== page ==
I’ll let you in on a secret: for someone who writes about far-off places and exotic jobs… I’m not that fond of research. I read about writers who talk about getting lost in research to the point that they end up not writing and that is not me. I just want to tell my story—why are the facts so difficult to deal with?
I’ve tried going to the library and reading books like a good researcher, and I just… can’t. I lose patience most of the time when I can’t find exactly what I’m looking for. For me, that sort of long-form research tends to happen when I don’t even realize I’m researching. In other words, I’m already reading about a topic that interests me, when I realize there’s a book idea right there staring me in the face.
That’s where the internet is my godsend. When I’m writing a book, I start with enough base knowledge to know that I want to write about the topic at hand. Then I do enough research at the front end to have a decent sense of my setting. I check the plausibility of any plot points I’m not sure of, and often, I’ll find the little details that make the difference. Best of all, this is where I sometimes find new little details that become plot points. From there, I try to limit my research to when I’m stuck on a particular point of data: “wait, how many bullets are in that gun, after all?”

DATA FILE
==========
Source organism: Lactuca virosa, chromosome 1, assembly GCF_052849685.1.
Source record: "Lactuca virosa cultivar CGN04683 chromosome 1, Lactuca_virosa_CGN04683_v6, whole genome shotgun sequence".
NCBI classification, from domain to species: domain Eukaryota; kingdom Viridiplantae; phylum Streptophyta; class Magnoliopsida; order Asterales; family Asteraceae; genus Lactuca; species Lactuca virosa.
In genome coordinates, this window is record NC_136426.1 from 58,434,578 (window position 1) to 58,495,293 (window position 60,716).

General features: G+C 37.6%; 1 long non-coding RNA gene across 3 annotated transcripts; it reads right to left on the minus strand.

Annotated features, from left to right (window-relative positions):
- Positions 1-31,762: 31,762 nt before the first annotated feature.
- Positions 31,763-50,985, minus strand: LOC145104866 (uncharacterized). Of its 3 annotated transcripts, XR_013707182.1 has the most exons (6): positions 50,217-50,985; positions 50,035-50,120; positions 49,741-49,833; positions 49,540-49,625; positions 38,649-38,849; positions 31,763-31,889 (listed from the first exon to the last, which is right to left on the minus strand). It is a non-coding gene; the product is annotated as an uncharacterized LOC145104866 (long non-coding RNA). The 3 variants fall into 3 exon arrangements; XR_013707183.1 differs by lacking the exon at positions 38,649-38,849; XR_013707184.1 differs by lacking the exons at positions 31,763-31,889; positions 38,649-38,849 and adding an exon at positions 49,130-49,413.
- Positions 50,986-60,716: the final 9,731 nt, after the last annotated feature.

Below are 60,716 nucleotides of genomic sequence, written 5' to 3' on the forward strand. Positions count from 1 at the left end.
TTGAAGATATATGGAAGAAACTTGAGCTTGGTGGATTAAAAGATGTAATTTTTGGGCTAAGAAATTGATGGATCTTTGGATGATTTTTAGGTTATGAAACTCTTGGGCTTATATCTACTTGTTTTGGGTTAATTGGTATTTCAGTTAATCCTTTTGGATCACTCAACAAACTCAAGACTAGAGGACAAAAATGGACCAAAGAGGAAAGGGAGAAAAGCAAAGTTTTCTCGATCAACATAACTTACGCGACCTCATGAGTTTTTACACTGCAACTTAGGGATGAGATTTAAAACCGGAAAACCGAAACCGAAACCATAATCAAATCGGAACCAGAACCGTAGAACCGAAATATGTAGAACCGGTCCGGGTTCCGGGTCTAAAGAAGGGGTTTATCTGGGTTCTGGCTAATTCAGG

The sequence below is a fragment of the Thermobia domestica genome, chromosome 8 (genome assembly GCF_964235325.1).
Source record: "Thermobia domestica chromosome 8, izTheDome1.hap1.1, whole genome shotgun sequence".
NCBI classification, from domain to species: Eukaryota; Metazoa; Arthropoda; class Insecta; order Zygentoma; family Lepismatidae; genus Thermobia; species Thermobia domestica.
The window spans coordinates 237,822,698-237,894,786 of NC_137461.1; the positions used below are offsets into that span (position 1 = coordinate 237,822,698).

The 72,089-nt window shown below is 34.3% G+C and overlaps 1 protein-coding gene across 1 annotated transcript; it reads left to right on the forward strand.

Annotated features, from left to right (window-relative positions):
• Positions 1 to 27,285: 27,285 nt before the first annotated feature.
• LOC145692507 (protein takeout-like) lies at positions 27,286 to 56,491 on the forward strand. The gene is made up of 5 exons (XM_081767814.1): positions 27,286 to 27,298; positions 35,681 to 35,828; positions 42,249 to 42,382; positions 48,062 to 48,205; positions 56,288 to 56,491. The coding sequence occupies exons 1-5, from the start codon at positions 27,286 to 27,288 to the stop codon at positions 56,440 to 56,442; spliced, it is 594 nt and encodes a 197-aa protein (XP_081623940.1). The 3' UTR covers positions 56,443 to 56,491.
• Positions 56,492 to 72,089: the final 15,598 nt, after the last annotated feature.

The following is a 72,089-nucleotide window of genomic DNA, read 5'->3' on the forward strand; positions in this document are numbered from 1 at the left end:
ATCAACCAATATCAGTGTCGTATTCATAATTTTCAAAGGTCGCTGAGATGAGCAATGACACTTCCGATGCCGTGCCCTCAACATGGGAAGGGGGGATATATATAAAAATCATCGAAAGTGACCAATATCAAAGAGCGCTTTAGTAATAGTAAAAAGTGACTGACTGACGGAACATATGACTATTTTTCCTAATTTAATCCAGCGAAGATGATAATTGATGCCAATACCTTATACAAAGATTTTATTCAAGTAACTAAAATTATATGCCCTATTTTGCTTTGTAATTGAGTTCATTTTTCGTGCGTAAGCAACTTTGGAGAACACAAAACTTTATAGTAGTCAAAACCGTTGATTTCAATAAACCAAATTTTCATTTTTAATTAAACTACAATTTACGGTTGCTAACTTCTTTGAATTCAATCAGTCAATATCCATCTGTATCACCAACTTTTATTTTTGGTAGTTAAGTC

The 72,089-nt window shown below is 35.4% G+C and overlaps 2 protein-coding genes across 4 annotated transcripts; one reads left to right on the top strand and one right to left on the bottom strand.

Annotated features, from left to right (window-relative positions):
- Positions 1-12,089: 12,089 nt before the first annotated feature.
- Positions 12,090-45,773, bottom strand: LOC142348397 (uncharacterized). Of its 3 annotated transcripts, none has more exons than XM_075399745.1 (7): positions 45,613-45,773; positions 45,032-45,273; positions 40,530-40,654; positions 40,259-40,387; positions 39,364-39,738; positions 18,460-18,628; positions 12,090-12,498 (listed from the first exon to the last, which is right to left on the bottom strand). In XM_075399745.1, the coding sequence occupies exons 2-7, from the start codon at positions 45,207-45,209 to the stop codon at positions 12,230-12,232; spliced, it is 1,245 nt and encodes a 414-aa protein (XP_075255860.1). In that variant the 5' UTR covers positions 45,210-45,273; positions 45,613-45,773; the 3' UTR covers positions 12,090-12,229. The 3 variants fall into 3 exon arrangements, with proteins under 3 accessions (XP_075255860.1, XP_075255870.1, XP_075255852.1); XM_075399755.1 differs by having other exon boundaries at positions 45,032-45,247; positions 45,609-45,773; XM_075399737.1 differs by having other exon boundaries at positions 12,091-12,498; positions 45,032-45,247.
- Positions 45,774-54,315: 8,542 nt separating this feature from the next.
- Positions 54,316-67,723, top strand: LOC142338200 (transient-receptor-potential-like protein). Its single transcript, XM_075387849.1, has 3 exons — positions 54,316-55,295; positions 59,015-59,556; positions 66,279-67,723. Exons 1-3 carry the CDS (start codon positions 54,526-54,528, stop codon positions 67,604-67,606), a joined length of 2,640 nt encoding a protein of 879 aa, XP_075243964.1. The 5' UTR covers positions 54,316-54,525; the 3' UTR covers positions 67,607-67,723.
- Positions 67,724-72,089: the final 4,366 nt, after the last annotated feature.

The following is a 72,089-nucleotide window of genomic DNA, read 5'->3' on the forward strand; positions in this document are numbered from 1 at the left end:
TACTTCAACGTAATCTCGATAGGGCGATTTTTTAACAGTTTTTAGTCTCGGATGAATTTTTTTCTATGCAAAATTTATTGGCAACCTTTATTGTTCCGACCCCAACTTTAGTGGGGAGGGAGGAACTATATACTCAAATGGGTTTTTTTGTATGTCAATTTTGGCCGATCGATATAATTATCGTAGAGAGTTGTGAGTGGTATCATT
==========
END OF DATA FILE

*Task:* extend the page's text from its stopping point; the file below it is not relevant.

Doing research for As Lost As I Get, I found a whole new resource for information, one I hadn’t considered before, and turned out to be absolutely perfect for me: video. I watched endless documentaries of everything from Doctors Without Borders to a biography of Colombian drug lord Pablo Escobar. And best of all, I found a lot of tourist videos taken on and around the Rio Inírida, which plays an enormous role in the book. The amazing visuals gave me endless inspiration, and I hope helped make the town of Inírida and its surroundings come to life.
So maybe for this next book, I will take a trip to the library… to check out their video collection. 😉